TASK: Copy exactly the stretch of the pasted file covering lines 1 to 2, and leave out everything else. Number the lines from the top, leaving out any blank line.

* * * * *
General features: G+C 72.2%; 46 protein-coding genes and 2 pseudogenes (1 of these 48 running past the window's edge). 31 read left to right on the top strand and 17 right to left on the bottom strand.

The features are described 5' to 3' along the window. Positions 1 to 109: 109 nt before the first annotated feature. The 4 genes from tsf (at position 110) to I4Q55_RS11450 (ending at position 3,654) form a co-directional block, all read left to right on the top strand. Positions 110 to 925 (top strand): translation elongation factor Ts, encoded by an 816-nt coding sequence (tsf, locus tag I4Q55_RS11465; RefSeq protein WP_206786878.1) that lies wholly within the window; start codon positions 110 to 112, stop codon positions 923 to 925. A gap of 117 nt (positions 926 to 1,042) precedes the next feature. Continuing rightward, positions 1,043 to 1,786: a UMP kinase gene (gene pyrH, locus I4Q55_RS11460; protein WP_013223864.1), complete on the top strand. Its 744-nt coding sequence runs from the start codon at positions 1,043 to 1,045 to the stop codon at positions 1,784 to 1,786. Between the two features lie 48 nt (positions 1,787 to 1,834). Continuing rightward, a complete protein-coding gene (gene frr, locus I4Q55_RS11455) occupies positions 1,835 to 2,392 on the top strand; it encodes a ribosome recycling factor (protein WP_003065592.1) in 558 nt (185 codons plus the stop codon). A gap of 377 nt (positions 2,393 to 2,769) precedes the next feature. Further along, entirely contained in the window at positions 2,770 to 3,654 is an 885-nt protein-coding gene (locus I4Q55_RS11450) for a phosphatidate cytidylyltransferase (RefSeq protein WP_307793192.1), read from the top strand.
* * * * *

General features: G+C 72.2%; 46 protein-coding genes and 2 pseudogenes (1 of these 48 running past the window's edge). 31 read left to right on the top strand and 17 right to left on the bottom strand.

The features are described 5' to 3' along the window. Positions 1 to 109: 109 nt before the first annotated feature. The 4 genes from tsf (at position 110) to I4Q55_RS11450 (ending at position 3,654) form a co-directional block, all read left to right on the top strand. Positions 110 to 925 (top strand): translation elongation factor Ts, encoded by an 816-nt coding sequence (tsf, locus tag I4Q55_RS11465; RefSeq protein WP_206786878.1) that lies wholly within the window; start codon positions 110 to 112, stop codon positions 923 to 925. A gap of 117 nt (positions 926 to 1,042) precedes the next feature. Continuing rightward, positions 1,043 to 1,786: a UMP kinase gene (gene pyrH, locus I4Q55_RS11460; protein WP_013223864.1), complete on the top strand. Its 744-nt coding sequence runs from the start codon at positions 1,043 to 1,045 to the stop codon at positions 1,784 to 1,786. Between the two features lie 48 nt (positions 1,787 to 1,834). Continuing rightward, a complete protein-coding gene (gene frr, locus I4Q55_RS11455) occupies positions 1,835 to 2,392 on the top strand; it encodes a ribosome recycling factor (protein WP_003065592.1) in 558 nt (185 codons plus the stop codon). A gap of 377 nt (positions 2,393 to 2,769) precedes the next feature. Further along, entirely contained in the window at positions 2,770 to 3,654 is an 885-nt protein-coding gene (locus I4Q55_RS11450) for a phosphatidate cytidylyltransferase (RefSeq protein WP_307793192.1), read from the top strand.